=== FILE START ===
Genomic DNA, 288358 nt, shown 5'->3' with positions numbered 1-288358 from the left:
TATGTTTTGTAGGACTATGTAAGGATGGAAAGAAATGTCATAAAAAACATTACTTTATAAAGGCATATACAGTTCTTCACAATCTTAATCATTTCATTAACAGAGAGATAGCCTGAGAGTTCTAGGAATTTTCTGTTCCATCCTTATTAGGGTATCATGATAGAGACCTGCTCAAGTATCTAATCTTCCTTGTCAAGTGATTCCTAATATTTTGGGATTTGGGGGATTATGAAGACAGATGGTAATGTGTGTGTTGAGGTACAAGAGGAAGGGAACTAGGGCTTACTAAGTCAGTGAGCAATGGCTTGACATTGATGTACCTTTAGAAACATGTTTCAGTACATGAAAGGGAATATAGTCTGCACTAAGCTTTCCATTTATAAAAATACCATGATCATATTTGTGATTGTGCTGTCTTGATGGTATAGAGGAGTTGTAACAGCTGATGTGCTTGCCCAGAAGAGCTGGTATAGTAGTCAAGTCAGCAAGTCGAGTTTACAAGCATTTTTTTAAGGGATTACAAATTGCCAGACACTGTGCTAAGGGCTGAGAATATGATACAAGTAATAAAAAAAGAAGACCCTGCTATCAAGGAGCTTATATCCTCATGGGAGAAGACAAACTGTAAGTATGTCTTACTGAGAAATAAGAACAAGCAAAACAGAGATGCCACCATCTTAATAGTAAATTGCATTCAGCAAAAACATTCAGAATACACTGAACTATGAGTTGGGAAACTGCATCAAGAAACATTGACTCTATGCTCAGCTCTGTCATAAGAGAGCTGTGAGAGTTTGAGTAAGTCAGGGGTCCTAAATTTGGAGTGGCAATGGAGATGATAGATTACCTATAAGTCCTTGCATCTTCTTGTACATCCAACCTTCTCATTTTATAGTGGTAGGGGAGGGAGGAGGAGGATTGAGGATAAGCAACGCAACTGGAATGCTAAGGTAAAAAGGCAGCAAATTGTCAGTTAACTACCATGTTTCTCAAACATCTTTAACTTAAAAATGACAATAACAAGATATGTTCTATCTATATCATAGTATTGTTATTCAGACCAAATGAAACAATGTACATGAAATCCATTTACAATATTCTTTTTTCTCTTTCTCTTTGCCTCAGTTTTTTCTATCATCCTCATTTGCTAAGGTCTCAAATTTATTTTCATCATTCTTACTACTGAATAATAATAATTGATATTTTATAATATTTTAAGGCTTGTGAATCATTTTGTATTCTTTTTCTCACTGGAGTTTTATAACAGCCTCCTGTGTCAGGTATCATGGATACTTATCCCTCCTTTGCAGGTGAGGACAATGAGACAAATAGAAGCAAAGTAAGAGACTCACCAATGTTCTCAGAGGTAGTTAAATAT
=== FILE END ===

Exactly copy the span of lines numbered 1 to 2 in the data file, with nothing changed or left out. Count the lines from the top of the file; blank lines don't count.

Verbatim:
Genomic DNA, 288358 nt, shown 5'->3' with positions numbered 1-288358 from the left:
TATGTTTTGTAGGACTATGTAAGGATGGAAAGAAATGTCATAAAAAACATTACTTTATAAAGGCATATACAGTTCTTCACAATCTTAATCATTTCATTAACAGAGAGATAGCCTGAGAGTTCTAGGAATTTTCTGTTCCATCCTTATTAGGGTATCATGATAGAGACCTGCTCAAGTATCTAATCTTCCTTGTCAAGTGATTCCTAATATTTTGGGATTTGGGGGATTATGAAGACAGATGGTAATGTGTGTGTTGAGGTACAAGAGGAAGGGAACTAGGGCTTACTAAGTCAGTGAGCAATGGCTTGACATTGATGTACCTTTAGAAACATGTTTCAGTACATGAAAGGGAATATAGTCTGCACTAAGCTTTCCATTTATAAAAATACCATGATCATATTTGTGATTGTGCTGTCTTGATGGTATAGAGGAGTTGTAACAGCTGATGTGCTTGCCCAGAAGAGCTGGTATAGTAGTCAAGTCAGCAAGTCGAGTTTACAAGCATTTTTTTAAGGGATTACAAATTGCCAGACACTGTGCTAAGGGCTGAGAATATGATACAAGTAATAAAAAAAGAAGACCCTGCTATCAAGGAGCTTATATCCTCATGGGAGAAGACAAACTGTAAGTATGTCTTACTGAGAAATAAGAACAAGCAAAACAGAGATGCCACCATCTTAATAGTAAATTGCATTCAGCAAAAACATTCAGAATACACTGAACTATGAGTTGGGAAACTGCATCAAGAAACATTGACTCTATGCTCAGCTCTGTCATAAGAGAGCTGTGAGAGTTTGAGTAAGTCAGGGGTCCTAAATTTGGAGTGGCAATGGAGATGATAGATTACCTATAAGTCCTTGCATCTTCTTGTACATCCAACCTTCTCATTTTATAGTGGTAGGGGAGGGAGGAGGAGGATTGAGGATAAGCAACGCAACTGGAATGCTAAGGTAAAAAGGCAGCAAATTGTCAGTTAACTACCATGTTTCTCAAACATCTTTAACTTAAAAATGACAATAACAAGATATGTTCTATCTATATCATAGTATTGTTATTCAGACCAAATGAAACAATGTACATGAAATCCATTTACAATATTCTTTTTTCTCTTTCTCTTTGCCTCAGTTTTTTCTATCATCCTCATTTGCTAAGGTCTCAAATTTATTTTCATCATTCTTACTACTGAATAATAATAATTGATATTTTATAATATTTTAAGGCTTGTGAATCATTTTGTATTCTTTTTCTCACTGGAGTTTTATAACAGCCTCCTGTGTCAGGTATCATGGATACTTATCCCTCCTTTGCAGGTGAGGACAATGAGACAAATAGAAGCAAAGTAAGAGACTCACCAATGTTCTCAGAGGTAGTTAAATAT